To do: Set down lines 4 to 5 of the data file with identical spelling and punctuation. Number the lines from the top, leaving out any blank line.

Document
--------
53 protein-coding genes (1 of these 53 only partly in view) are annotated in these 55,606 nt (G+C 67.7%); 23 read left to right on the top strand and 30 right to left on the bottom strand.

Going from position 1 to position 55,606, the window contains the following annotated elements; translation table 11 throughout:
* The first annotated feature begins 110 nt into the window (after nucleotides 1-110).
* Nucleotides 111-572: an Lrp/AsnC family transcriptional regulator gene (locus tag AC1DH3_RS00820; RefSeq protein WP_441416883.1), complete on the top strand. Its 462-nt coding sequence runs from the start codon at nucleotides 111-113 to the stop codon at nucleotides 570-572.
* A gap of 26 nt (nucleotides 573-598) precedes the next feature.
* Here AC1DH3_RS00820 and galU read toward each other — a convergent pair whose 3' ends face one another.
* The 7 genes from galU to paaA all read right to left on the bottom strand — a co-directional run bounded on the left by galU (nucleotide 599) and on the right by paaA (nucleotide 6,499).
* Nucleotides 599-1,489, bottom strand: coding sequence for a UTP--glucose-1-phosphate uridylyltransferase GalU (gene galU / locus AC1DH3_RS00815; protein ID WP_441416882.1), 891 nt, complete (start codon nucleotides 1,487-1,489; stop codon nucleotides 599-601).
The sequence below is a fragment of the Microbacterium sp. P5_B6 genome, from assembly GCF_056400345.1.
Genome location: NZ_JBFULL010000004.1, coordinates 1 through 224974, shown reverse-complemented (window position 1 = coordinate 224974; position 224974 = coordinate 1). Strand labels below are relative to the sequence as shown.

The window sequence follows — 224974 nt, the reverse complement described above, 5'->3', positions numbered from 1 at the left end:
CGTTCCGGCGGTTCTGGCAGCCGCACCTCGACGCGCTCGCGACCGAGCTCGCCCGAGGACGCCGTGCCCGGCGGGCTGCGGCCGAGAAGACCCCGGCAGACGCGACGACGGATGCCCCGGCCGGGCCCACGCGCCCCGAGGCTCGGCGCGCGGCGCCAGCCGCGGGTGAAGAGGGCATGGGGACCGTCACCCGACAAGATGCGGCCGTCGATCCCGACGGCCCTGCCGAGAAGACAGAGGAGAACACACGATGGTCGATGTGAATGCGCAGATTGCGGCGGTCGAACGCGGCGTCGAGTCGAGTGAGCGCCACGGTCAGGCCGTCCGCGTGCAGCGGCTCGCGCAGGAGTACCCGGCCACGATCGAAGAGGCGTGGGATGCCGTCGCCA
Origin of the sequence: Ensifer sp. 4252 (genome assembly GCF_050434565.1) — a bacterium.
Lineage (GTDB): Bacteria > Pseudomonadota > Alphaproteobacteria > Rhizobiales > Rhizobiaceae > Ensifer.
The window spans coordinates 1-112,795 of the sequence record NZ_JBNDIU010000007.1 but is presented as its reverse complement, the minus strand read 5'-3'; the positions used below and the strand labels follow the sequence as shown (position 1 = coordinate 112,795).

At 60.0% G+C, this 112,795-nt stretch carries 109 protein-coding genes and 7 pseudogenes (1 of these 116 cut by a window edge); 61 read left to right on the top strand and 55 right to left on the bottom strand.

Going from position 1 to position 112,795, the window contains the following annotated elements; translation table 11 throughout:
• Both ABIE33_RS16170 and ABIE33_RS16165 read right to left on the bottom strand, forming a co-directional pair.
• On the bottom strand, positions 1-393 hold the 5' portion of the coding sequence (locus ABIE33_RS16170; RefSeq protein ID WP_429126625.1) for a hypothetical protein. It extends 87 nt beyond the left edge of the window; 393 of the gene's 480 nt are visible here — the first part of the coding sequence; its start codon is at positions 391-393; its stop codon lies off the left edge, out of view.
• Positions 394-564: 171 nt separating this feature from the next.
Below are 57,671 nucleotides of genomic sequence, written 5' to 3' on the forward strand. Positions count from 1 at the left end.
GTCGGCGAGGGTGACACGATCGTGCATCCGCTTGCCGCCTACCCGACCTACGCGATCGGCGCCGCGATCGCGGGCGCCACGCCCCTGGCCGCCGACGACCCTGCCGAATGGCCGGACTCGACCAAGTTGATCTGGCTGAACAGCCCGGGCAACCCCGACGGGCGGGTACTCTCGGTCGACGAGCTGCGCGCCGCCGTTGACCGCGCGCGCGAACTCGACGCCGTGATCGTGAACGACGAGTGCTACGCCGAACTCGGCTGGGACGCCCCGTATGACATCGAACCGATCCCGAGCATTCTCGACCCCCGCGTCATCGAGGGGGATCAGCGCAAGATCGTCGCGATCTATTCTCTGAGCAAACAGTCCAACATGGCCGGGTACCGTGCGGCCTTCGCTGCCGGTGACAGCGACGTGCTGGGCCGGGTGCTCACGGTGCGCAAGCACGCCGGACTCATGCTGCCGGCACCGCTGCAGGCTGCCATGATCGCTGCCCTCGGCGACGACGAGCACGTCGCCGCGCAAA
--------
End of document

* Nucleotides 111-572: an Lrp/AsnC family transcriptional regulator gene (locus tag AC1DH3_RS00820; RefSeq protein WP_441416883.1), complete on the top strand. Its 462-nt coding sequence runs from the start codon at nucleotides 111-113 to the stop codon at nucleotides 570-572.
* A gap of 26 nt (nucleotides 573-598) precedes the next feature.